COVID-19 is placing an already vulnerable population of children, youth and young adults at even greater risk and is asking more of a workforce already stretched thin. In response, NCSL has developed four resource guides to inform legislators and legislative staff about issues and potential remedies related to child welfare caseworkers, congregate care facilities, foster and kinship caregivers, and older youth in the child welfare system. Check this page often for new and updated resources.
Child Welfare Caseworkers
Child welfare caseworkers are first responders, ensuring the safety, stability and well-being of vulnerable children and families. This already challenging job is now further complicated by the COVID-19 pandemic. With many jurisdictions implementing social distancing mandates, the operating environment for child welfare caseworkers has shifted.
The child welfare workforce is now investigating maltreatment, providing in-home services, responding to substance abuse crises, and ensuring that visitation and reunification services are coordinated—all while minimizing the spread of COVID-19. Some jurisdictions do not have adequate gloves, masks or hand sanitizer to keep caseworkers safe during investigations and home visits. Learn more.
Congregate Care Facilities
The health of children and youth in congregate care settings is among the many challenges child welfare systems are facing due to the COVID-19 pandemic. In stark contrast to orders from state and local officials to avoid close contact with others, residents of congregate care facilities live in close proximity to each other. Learn more.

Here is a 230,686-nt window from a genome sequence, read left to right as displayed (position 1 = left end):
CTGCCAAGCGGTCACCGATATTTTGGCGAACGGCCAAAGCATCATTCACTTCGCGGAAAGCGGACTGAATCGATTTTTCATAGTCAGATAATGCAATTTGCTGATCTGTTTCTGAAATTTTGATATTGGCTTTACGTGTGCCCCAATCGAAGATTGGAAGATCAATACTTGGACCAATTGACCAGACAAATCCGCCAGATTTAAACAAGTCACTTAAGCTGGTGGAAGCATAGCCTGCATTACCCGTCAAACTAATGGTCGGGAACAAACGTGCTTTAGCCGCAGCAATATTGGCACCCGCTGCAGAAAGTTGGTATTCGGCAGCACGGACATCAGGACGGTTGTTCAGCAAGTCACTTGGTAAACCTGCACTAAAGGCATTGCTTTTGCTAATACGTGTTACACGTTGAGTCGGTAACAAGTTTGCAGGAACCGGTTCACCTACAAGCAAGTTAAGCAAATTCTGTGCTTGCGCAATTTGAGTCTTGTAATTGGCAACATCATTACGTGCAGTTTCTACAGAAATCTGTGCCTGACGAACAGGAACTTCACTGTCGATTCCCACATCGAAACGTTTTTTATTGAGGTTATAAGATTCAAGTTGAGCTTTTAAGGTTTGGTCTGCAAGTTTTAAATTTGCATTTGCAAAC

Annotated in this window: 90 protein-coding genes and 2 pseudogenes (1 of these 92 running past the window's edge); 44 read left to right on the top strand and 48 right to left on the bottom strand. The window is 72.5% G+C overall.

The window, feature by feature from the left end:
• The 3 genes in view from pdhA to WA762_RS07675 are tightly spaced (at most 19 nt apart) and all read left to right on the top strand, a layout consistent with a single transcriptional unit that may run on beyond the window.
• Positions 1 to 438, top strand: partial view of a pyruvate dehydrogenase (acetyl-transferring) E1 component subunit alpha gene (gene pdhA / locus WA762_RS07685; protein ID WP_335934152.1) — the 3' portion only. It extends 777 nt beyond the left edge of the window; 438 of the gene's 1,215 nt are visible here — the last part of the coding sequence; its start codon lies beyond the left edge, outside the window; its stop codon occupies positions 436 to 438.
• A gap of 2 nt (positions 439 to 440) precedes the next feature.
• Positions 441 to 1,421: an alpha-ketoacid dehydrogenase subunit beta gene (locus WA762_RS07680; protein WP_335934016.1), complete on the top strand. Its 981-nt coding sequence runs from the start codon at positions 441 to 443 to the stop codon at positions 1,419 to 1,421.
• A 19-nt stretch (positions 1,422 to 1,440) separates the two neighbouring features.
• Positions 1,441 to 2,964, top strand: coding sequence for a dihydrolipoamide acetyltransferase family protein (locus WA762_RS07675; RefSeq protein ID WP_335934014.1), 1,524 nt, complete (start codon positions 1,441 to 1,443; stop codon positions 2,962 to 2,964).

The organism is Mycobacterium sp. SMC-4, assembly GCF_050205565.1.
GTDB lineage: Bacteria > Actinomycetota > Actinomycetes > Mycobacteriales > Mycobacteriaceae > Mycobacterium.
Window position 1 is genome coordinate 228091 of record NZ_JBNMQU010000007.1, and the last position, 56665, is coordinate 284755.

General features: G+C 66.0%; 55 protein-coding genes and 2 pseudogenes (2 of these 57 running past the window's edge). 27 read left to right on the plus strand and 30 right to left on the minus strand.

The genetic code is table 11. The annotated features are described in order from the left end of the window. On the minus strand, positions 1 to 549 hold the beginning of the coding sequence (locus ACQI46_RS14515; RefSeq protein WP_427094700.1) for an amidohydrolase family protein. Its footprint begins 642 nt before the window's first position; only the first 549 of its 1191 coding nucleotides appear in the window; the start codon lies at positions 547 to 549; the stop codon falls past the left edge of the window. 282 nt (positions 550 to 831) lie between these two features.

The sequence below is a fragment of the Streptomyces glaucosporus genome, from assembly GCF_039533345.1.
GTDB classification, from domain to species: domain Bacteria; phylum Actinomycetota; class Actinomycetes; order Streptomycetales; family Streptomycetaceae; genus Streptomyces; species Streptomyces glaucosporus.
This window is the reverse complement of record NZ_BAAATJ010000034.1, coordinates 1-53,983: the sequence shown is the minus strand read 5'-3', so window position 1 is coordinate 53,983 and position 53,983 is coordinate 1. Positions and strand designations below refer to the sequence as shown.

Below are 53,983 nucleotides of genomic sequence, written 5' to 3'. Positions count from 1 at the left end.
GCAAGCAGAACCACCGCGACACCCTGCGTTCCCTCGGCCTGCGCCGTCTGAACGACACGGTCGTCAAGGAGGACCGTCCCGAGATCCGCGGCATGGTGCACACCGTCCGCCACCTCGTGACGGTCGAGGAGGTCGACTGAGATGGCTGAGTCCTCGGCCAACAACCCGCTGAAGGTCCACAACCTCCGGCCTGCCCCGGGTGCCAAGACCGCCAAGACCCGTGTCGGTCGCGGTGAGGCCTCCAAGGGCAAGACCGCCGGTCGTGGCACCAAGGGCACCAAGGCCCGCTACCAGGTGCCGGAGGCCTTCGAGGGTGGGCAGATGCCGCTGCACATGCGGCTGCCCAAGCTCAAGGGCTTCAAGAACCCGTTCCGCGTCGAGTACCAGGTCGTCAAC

Foster and Kinship Caregivers
Amid the COVID-19 pandemic and anticipated economic downturn, foster and relative caregivers face a range of issues while providing critical supports for the more than 437,000 children and youth currently in foster care in the U.S. Challenges include foster and relative caregivers not easily able to quarantine or self-isolate from children in their care, making plans for children should caregivers become incapacitated or hospitalized, keeping medical or behavioral health appointments, and obtaining medication for children in their care. Learn more.
Older Youth in the Child Welfare System
NCSL staff and child welfare experts expect many older youth in the child welfare system will experience disruptions in their lives due to social distancing measures necessary to slow the spread of the COVID-19 pandemic. In addition, many older youth and young adults who have recently exited the system will contend with housing and economic instability, including those who’ve lost their home or income as a result of college and university closures. Learn more.
Other NCSL Resources
Early Care and Education
The effects of the novel coronavirus are being felt by our youngest demographic, from prenatal through prekindergarten, and their caregivers. Many infants and toddlers are not participating in their normal child care arrangements, and for those who are, they have new safety protocols to follow. Young families participating in home visiting programs are experiencing disruptions in service delivery due to social distancing. All this puts tremendous strain on families and the programs and services they rely on.